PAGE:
Most Active Stories
- Jim Costa Calls On Governor Brown To Issue Drought Declaration For California
- Fighting Fire With Fire, The Future Of The Rim Fire Burn Area
- Launching 11-Day Action, Advocates Urge McCarthy To Pass Immigration Reform
- Feds Study Expanding San Luis Reservoir
- Cold Snap Could Be A One-Two Punch To Valley Citrus Industry
Valley Public Radio Staff
The Picture Show
Thu November 1, 2012
Documenting Day Of The Dead
Originally published on Thu November 1, 2012 10:38 am
Photographer Denis Defibaugh often finds himself on the lecture circuit this time of year. He's based in New York, where he teaches at Rochester Institute of Technology; but when we spoke on the phone, he was in Topeka, Kan., for an exhibit of his work.
Defibaugh's area of focus is Day of the Dead, or Dia de los Muertos — a two-day celebration in Mexico that starts today. You might recognize the stereotypical skulls, flowers and vibrant crafts that typify the holiday, which is also observed, but to a lesser degree, in the U.S. and Latin America.
In Oaxaca, it's "probably the most important holiday of the year," explains Defibaugh, who spent a good seven years documenting the festivities there.
"It's not anything like Halloween that tends to be kind of ghoulish," he says. "It's really ... a celebration of family, a celebration of the past, a celebration of ancestors — and bringing everyone together."
On the phone he recalls a few beautiful stories and several simple encounters — like men in a corn field drinking "the worst mescal," singing and reading the Bible and eating tamales: "You never know what kind of situation you're going to be in, but it's always a great situation."
He has spent the years wandering in cemeteries late at night and through markets with artisan candle makers and bread bakers. He's especially interested in the comparsa — a procession that sometimes includes a role-playing dance, in which a wife dances with her ailing husband as if to save his life.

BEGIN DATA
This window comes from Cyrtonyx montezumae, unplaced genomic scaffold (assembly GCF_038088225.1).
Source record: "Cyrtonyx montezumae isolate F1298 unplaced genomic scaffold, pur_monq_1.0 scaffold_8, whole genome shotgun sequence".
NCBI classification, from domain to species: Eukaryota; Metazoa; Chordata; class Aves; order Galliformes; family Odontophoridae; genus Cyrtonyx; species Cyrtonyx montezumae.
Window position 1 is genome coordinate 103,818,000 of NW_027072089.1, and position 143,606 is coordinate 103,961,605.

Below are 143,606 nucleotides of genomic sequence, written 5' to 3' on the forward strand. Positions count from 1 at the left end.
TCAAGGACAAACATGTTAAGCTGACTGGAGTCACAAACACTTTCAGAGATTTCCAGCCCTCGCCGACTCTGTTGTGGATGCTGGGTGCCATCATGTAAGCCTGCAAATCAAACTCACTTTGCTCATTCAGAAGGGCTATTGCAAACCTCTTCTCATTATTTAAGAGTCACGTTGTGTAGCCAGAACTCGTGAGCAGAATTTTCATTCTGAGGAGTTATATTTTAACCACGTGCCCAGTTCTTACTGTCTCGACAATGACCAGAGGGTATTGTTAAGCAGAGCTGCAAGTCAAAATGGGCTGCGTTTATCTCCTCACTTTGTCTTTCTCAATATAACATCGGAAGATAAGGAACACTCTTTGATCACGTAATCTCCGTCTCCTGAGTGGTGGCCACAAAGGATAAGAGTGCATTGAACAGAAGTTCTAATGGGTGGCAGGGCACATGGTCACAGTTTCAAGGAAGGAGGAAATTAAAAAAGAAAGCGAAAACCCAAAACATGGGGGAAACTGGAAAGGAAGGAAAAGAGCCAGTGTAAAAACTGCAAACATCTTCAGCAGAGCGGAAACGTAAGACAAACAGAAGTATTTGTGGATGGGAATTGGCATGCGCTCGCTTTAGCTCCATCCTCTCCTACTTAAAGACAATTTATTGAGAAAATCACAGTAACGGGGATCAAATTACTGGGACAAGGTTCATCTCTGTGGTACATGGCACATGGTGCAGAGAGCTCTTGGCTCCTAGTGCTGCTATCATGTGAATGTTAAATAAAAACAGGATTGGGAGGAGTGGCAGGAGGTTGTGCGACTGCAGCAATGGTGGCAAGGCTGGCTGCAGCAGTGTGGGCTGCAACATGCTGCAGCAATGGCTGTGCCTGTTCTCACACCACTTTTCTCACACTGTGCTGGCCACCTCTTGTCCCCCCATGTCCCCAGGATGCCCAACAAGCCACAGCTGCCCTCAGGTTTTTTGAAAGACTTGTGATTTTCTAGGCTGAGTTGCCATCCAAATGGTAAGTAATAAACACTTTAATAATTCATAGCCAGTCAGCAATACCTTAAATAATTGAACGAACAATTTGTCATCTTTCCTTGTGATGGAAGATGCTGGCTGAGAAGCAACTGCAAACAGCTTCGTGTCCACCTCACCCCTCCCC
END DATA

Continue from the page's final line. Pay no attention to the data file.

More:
Defibaugh has also found himself in more intimate settings: in homes, where families build altars to their ancestors — welcoming deceased relatives into the house, for example, with their favorite earthly meals and possessions.
One early morning, Defibaugh was eating pan de muerto and drinking hot chocolate at the home of Narciso Hernandez Luis, a beer and soda distributor in Mitla, the city of the dead.
"It was about 6 o'clock in the morning, and he wanted to tell us about how his brother had returned to the altar [he had built]. That was another amazing morning because ... all of a sudden the light comes streaming through the hallway into his house," Defibaugh recalls. "I felt like it was his brother's spirit."
In American culture, there's no real equivalent to this holiday, in which communities are encouraged to both mourn and celebrate the dead all at once.
"I met this one gentleman whose wife had just passed away," Defibaugh says. "And he was so sad; they had been together a long, long time. But then his friends came up — and they had guitars, and within minutes they were all singing and laughing ... and his whole demeanor changed in a matter of minutes."
In the past, Defibaugh has called this body of work Family Ties Do Not Die. Which seems to be the whole point: It's called Day of the Dead — but those who have passed never really leave us.